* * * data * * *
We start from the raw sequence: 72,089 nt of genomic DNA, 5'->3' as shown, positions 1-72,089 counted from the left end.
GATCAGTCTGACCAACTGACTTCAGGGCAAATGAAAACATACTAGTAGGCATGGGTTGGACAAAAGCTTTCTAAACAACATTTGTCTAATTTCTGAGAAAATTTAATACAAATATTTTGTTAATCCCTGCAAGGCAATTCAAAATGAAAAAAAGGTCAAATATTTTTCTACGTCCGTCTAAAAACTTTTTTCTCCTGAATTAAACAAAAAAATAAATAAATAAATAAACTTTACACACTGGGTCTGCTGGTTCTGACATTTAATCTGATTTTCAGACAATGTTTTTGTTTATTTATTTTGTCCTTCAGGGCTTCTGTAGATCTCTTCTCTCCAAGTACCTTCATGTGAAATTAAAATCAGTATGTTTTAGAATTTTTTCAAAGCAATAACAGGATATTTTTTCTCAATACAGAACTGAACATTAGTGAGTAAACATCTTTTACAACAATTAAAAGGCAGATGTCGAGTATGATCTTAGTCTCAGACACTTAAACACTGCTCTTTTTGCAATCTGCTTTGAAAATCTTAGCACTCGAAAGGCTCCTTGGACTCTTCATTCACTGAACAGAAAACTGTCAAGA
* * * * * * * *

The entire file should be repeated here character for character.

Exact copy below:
We start from the raw sequence: 72,089 nt of genomic DNA, 5'->3' as shown, positions 1-72,089 counted from the left end.
GATCAGTCTGACCAACTGACTTCAGGGCAAATGAAAACATACTAGTAGGCATGGGTTGGACAAAAGCTTTCTAAACAACATTTGTCTAATTTCTGAGAAAATTTAATACAAATATTTTGTTAATCCCTGCAAGGCAATTCAAAATGAAAAAAAGGTCAAATATTTTTCTACGTCCGTCTAAAAACTTTTTTCTCCTGAATTAAACAAAAAAATAAATAAATAAATAAACTTTACACACTGGGTCTGCTGGTTCTGACATTTAATCTGATTTTCAGACAATGTTTTTGTTTATTTATTTTGTCCTTCAGGGCTTCTGTAGATCTCTTCTCTCCAAGTACCTTCATGTGAAATTAAAATCAGTATGTTTTAGAATTTTTTCAAAGCAATAACAGGATATTTTTTCTCAATACAGAACTGAACATTAGTGAGTAAACATCTTTTACAACAATTAAAAGGCAGATGTCGAGTATGATCTTAGTCTCAGACACTTAAACACTGCTCTTTTTGCAATCTGCTTTGAAAATCTTAGCACTCGAAAGGCTCCTTGGACTCTTCATTCACTGAACAGAAAACTGTCAAGA